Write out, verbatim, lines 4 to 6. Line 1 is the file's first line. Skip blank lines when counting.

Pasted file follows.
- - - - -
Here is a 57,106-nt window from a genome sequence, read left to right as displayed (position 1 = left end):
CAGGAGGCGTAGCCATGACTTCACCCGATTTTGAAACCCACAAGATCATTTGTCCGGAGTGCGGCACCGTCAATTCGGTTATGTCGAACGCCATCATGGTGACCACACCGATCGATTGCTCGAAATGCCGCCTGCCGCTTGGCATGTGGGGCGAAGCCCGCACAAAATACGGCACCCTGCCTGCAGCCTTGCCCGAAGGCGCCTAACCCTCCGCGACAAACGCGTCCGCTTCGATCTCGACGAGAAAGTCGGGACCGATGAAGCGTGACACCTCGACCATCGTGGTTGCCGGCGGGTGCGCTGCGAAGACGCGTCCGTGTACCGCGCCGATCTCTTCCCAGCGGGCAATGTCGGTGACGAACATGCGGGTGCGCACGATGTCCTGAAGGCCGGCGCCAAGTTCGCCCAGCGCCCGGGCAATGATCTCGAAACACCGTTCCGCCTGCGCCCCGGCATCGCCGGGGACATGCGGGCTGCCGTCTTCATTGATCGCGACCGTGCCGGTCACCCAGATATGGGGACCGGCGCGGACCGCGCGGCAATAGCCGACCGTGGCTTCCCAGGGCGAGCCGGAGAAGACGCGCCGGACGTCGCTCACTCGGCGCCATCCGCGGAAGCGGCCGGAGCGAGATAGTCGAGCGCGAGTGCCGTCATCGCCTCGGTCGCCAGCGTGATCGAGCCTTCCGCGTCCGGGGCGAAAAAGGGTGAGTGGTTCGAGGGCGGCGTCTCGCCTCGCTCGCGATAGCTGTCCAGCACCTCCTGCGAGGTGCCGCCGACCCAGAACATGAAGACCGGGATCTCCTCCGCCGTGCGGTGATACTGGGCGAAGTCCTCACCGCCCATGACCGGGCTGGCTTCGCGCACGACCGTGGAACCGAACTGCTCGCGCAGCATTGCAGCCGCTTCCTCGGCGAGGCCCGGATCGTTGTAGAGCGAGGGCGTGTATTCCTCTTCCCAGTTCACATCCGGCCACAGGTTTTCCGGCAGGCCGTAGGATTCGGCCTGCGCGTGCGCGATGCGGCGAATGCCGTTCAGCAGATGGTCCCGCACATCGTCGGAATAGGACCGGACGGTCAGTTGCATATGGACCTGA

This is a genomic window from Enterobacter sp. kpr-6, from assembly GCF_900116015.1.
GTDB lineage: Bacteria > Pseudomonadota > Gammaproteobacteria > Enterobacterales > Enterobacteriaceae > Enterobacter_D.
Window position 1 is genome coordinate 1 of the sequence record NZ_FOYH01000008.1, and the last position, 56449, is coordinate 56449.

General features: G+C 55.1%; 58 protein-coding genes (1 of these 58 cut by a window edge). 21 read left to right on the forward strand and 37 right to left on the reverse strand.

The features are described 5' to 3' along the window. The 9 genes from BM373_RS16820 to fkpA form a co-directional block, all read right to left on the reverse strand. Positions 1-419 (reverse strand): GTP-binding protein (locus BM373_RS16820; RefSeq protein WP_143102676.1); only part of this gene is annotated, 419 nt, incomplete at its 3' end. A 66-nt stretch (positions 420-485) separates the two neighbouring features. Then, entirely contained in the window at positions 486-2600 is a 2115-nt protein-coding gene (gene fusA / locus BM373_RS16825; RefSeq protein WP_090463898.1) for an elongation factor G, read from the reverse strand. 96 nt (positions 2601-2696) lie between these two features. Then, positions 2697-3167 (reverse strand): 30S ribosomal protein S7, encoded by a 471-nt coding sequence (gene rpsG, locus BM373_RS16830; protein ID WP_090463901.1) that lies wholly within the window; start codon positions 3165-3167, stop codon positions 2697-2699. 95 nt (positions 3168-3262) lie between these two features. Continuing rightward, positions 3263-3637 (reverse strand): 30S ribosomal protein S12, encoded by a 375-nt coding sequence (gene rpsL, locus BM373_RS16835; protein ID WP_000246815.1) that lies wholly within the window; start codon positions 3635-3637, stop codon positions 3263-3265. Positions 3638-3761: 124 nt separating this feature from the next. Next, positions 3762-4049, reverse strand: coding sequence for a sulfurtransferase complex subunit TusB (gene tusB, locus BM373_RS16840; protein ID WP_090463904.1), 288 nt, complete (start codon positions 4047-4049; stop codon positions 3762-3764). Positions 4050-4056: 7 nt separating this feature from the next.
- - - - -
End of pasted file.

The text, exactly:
GTDB lineage: Bacteria > Pseudomonadota > Gammaproteobacteria > Enterobacterales > Enterobacteriaceae > Enterobacter_D.
Window position 1 is genome coordinate 1 of the sequence record NZ_FOYH01000008.1, and the last position, 56449, is coordinate 56449.

General features: G+C 55.1%; 58 protein-coding genes (1 of these 58 cut by a window edge). 21 read left to right on the forward strand and 37 right to left on the reverse strand.